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Thread: vector norms and matrix norms

  1. #1
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    vector norms and matrix norms

    Let x be a vector. How do you show that $\displaystyle \left\| x^{*} \right\| _{p} = \left\| x \right\| _{q}$
    where $\displaystyle \frac{1}{p} + \frac{1}{q} = 1$ ?


    By using this definition of $\displaystyle \left\| x^{*} \right\| _{p} = max_{ \left\| y \right\| _{p} =1} \left\| x^{*} y \right\| _{p} $

    and Holder's inequality, I am able to prove that

    $\displaystyle \left\| x^{*} \right\| _{p} \leq \left\| x \right\| _{q}$

    But how do you show the other side of the inequality?
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    Quote Originally Posted by math8 View Post
    Let x be a vector. How do you show that $\displaystyle \left\| x^{*} \right\| _{p} = \left\| x \right\| _{q}$
    where $\displaystyle \frac{1}{p} + \frac{1}{q} = 1$ ?


    By using this definition of $\displaystyle \left\| x^{*} \right\| _{p} = max_{ \left\| y \right\| _{p} =1} \left\| x^{*} y \right\| _{p} $

    and Holder's inequality, I am able to prove that

    $\displaystyle \left\| x^{*} \right\| _{p} \leq \left\| x \right\| _{q}$

    But how do you show the other side of the inequality?
    If $\displaystyle \tfrac{1}{p} + \tfrac{1}{q} = 1$ then $\displaystyle \tfrac qp + 1 = q$. For convenience, suppose that the coordinates of x are all positive, so that we can drop the absolute value symbols in the formula $\displaystyle \|x\|_q^q = \textstyle\sum |x_j|^q$. Then $\displaystyle \|x\|_q^q = \textstyle\sum x_j^{(q/p)+1} = \sum x_j^{(q/p)+1} = \sum x_j^{q/p}x_j = x^*(y)$, where $\displaystyle y_j = x_j^{q/p}$. But $\displaystyle \textstyle\sum y_j^p = \sum x_j^q = \|x\|_q^q$. Thus $\displaystyle \|y\|_p = \|x\|_q^{q/p} = \|x\|_q^{q-1}$ and $\displaystyle x^*(y)=\|x\|_q^q$. Now let $\displaystyle z = y/\|x\|_q^{q-1}$. Then $\displaystyle \|z\|_p = 1$ and $\displaystyle x^*(z) = \|x\|_q$

    That shows that $\displaystyle x^*$ (which is a vector with the same components as x, but with the norm given as a functional on $\displaystyle \ell^p$) has norm at least $\displaystyle \|x\|_q$ (which is what you wanted).

    It remains to deal with the fact that the components of x may not all be positive. If the scalars are real then you just have to ensure that, for each j, $\displaystyle y_j$ has the same sign as $\displaystyle x_j$. (Then all the terms in the sum $\displaystyle \textstyle\sum y_jx_j$ will be positive.) If the scalars are complex then you have to multiply each $\displaystyle y_j$ by an appropriate complex number of absolute value 1 to ensure the same result.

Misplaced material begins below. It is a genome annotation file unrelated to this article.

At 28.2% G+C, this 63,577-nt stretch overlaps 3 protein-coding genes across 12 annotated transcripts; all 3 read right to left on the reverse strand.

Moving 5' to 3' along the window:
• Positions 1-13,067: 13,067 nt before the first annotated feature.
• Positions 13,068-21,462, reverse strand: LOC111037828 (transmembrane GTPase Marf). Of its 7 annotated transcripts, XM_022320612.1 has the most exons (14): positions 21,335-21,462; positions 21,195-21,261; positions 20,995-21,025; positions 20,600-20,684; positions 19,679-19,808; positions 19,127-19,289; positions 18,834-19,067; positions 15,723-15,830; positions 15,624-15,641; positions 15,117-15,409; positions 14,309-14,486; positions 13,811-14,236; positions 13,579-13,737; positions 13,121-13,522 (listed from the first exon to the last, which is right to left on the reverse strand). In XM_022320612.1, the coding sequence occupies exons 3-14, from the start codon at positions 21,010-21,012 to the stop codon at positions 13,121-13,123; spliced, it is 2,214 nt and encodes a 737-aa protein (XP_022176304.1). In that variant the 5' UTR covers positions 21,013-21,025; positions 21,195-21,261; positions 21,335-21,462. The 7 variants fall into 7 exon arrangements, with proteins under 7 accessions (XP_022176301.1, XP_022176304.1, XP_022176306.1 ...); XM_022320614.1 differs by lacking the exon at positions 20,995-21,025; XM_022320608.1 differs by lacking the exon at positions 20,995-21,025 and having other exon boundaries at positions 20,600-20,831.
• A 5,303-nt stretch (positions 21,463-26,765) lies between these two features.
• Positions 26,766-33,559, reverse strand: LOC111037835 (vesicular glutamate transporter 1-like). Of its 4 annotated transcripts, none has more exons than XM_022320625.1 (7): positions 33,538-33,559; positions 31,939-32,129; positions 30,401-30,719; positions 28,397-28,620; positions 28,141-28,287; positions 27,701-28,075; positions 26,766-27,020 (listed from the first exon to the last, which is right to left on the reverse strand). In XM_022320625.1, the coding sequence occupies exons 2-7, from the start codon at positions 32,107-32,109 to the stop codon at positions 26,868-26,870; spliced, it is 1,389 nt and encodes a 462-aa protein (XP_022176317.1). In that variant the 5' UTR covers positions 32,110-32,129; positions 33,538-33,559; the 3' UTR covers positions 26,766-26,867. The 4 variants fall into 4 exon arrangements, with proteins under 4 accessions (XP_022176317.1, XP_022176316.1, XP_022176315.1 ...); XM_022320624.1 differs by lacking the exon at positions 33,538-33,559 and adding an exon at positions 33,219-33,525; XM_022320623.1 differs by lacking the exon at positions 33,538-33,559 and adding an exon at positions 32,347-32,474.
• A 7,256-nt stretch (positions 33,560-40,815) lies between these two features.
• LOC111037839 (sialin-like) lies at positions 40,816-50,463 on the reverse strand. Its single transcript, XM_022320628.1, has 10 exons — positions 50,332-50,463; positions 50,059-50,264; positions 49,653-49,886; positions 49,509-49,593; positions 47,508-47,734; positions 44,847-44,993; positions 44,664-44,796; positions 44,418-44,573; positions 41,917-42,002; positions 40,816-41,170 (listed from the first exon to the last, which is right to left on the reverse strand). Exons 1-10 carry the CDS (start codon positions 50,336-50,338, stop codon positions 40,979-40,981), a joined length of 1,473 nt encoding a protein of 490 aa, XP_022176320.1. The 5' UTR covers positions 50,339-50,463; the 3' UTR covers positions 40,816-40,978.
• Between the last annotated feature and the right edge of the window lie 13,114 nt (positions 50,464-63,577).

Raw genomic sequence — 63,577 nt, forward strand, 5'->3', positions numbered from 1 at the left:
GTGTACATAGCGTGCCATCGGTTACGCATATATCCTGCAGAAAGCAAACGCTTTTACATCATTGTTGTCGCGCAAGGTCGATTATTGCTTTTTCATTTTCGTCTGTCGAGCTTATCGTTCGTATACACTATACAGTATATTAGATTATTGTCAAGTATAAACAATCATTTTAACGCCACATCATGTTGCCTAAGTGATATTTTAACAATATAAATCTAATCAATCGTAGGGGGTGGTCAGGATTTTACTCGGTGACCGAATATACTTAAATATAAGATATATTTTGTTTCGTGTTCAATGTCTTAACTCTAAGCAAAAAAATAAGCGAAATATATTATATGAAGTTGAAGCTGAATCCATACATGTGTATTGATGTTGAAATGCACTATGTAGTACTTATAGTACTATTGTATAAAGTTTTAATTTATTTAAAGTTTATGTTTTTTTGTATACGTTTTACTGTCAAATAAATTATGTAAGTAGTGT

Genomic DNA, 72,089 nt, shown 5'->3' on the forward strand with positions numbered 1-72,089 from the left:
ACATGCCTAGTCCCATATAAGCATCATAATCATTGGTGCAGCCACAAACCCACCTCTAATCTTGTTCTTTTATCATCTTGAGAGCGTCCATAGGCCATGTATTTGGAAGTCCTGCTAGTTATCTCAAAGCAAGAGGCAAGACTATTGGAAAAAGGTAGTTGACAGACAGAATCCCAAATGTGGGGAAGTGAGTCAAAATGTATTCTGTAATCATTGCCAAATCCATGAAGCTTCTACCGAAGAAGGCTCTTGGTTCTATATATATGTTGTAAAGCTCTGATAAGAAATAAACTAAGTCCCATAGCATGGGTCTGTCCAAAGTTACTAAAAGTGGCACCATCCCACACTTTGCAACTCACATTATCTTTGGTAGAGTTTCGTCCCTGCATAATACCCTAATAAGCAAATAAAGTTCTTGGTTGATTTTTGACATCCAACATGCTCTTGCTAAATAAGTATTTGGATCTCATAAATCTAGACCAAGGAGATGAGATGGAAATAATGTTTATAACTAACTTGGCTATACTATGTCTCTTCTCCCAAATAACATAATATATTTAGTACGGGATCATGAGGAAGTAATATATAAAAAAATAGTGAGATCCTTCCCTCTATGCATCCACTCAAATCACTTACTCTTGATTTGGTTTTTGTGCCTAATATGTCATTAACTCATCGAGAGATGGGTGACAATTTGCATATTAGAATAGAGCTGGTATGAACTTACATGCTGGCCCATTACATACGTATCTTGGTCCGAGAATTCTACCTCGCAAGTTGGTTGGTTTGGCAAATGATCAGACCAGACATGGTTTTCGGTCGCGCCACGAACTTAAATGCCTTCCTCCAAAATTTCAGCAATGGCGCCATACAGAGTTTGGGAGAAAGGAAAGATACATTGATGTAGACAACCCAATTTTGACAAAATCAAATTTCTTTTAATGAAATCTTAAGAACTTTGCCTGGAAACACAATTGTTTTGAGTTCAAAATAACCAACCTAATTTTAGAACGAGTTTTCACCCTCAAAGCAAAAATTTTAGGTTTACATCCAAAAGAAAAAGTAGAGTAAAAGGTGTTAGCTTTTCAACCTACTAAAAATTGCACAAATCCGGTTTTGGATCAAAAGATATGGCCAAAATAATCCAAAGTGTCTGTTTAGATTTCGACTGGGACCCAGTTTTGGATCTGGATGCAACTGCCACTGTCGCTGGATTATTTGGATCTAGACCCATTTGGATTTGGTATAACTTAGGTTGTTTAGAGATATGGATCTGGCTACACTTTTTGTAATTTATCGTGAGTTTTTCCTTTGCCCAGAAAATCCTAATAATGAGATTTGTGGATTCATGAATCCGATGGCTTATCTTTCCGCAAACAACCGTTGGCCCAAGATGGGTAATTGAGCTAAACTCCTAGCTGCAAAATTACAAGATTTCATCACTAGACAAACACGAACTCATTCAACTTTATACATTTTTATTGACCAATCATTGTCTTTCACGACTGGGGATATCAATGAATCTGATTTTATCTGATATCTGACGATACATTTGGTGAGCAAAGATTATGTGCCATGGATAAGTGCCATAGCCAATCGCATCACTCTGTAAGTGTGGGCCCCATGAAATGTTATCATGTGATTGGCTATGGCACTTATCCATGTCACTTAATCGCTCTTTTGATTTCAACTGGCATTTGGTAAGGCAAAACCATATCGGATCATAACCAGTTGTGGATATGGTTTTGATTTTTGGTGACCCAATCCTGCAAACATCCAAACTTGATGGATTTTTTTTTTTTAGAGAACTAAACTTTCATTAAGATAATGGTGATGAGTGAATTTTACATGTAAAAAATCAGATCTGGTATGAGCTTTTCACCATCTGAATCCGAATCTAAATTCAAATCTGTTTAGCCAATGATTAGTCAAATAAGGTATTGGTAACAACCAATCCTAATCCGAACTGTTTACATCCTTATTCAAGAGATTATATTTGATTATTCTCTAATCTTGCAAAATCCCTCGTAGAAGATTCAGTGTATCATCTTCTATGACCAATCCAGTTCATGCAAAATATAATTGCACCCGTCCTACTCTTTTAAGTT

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    Thank you very much. Your answer is very clear and helpful
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    I was thinking about this problem again, and since I am able to prove $\displaystyle \left\| x^{*} \right\|_{p} \leq \left\| x \right\|_{q} $ where $\displaystyle \frac {1}{p} + \frac {1}{q} =1$, by switching the roles of p and q, can we say that it follows that $\displaystyle \left\| x^{*} \right\|_{q} \leq \left\| x \right\|_{p} $ and therefore that $\displaystyle \left\| x^{*} \right\|_{q} = \left\| x \right\|_{p} $ follows from the fact that $\displaystyle \left\| x \right\|_{p} = \left\| x^{*} \right\|_{p}$ and that $\displaystyle \left\| x \right\|_{q} = \left\| x^{*} \right\|_{q} $ ?
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    Quote Originally Posted by math8 View Post
    I was thinking about this problem again, and since I am able to prove $\displaystyle \left\| x^{*} \right\|_{p} \leq \left\| x \right\|_{q} $ where $\displaystyle \frac {1}{p} + \frac {1}{q} =1$, by switching the roles of p and q, can we say that it follows that $\displaystyle \left\| x^{*} \right\|_{q} \leq \left\| x \right\|_{p} $ and therefore that $\displaystyle \left\| x^{*} \right\|_{q} = \left\| x \right\|_{p} $ follows from the fact that $\displaystyle \left\| x \right\|_{p} = \left\| x^{*} \right\|_{p}$ and that $\displaystyle \left\| x \right\|_{q} = \left\| x^{*} \right\|_{q} $ ?
    That is a cunning suggestion, and I had to think hard to see why it (unfortunately) doesn't work. In fact, if you have a sequence $\displaystyle x \in l^p$, then it defines a linear functional $\displaystyle x^*$ on $\displaystyle l^q$, and $\displaystyle \|x\|_p = \|x^*\|_q$, where the right-hand side refers to the norm of the linear functional on $\displaystyle l^q$ defined by x. But this x need not be an element of $\displaystyle l^q$, so it does not make sense to refer to the q-norm of x. Also, x does not necessarily define a bounded linear functional on the space $\displaystyle l^p$, so it does not make sense to refer to the p-norm of $\displaystyle x^*$.

    In other words, if $\displaystyle x\in l^p$, then you can only refer to the norm of x if you are thinking of x as an element of the space $\displaystyle l^p$ (in which case you must use the p-norm), and you can only refer to the norm of $\displaystyle x^*$ if you are thinking of x as defining an element of a dual space (a linear functional), in which case you must use the q-norm.
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    Thanks I got it now for the vectors. But what about for a matrix $\displaystyle A \in C^{m \times n}, if $ $\displaystyle \left\| A^{*} \right\|_{p} \leq \left\| A \right\|_{q} $, can we say that by using $\displaystyle A^{*}$ instead of $\displaystyle A$ and by switching the roles of p and q, that it follows that $\displaystyle \left\| A \right\|_{q} \leq \left\| A^{*} \right\|_{p} $ and hence $\displaystyle \left\| A^{*} \right\|_{p} = \left\| A \right\|_{q} $?
    Last edited by math8; May 13th 2010 at 02:56 PM.
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